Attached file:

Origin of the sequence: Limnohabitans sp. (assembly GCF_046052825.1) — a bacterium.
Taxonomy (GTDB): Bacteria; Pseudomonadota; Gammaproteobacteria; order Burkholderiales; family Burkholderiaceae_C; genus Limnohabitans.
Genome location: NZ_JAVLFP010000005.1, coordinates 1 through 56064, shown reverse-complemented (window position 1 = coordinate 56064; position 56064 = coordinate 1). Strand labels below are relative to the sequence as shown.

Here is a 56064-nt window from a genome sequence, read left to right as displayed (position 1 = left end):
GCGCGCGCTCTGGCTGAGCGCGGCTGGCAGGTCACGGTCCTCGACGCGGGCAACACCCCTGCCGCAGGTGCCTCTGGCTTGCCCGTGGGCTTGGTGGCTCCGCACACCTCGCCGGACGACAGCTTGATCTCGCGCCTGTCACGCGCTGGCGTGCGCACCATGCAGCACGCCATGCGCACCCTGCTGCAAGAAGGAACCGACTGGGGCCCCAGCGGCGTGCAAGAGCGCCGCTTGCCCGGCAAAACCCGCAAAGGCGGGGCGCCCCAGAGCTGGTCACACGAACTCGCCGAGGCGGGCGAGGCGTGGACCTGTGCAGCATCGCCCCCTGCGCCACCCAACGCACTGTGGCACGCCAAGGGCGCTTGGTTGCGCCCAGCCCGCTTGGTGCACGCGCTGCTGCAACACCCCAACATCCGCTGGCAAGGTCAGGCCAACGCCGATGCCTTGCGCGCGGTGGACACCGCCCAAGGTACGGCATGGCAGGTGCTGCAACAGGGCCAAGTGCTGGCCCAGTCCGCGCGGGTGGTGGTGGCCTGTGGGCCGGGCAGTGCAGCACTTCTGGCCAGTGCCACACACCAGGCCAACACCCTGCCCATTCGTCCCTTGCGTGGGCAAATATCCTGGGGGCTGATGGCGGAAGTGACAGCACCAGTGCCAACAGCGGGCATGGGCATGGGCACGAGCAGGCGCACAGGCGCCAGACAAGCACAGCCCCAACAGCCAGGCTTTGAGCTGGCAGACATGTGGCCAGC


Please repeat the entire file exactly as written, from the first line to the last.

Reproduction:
Origin of the sequence: Limnohabitans sp. (assembly GCF_046052825.1) — a bacterium.
Taxonomy (GTDB): Bacteria; Pseudomonadota; Gammaproteobacteria; order Burkholderiales; family Burkholderiaceae_C; genus Limnohabitans.
Genome location: NZ_JAVLFP010000005.1, coordinates 1 through 56064, shown reverse-complemented (window position 1 = coordinate 56064; position 56064 = coordinate 1). Strand labels below are relative to the sequence as shown.

Here is a 56064-nt window from a genome sequence, read left to right as displayed (position 1 = left end):
GCGCGCGCTCTGGCTGAGCGCGGCTGGCAGGTCACGGTCCTCGACGCGGGCAACACCCCTGCCGCAGGTGCCTCTGGCTTGCCCGTGGGCTTGGTGGCTCCGCACACCTCGCCGGACGACAGCTTGATCTCGCGCCTGTCACGCGCTGGCGTGCGCACCATGCAGCACGCCATGCGCACCCTGCTGCAAGAAGGAACCGACTGGGGCCCCAGCGGCGTGCAAGAGCGCCGCTTGCCCGGCAAAACCCGCAAAGGCGGGGCGCCCCAGAGCTGGTCACACGAACTCGCCGAGGCGGGCGAGGCGTGGACCTGTGCAGCATCGCCCCCTGCGCCACCCAACGCACTGTGGCACGCCAAGGGCGCTTGGTTGCGCCCAGCCCGCTTGGTGCACGCGCTGCTGCAACACCCCAACATCCGCTGGCAAGGTCAGGCCAACGCCGATGCCTTGCGCGCGGTGGACACCGCCCAAGGTACGGCATGGCAGGTGCTGCAACAGGGCCAAGTGCTGGCCCAGTCCGCGCGGGTGGTGGTGGCCTGTGGGCCGGGCAGTGCAGCACTTCTGGCCAGTGCCACACACCAGGCCAACACCCTGCCCATTCGTCCCTTGCGTGGGCAAATATCCTGGGGGCTGATGGCGGAAGTGACAGCACCAGTGCCAACAGCGGGCATGGGCATGGGCACGAGCAGGCGCACAGGCGCCAGACAAGCACAGCCCCAACAGCCAGGCTTTGAGCTGGCAGACATGTGGCCAGC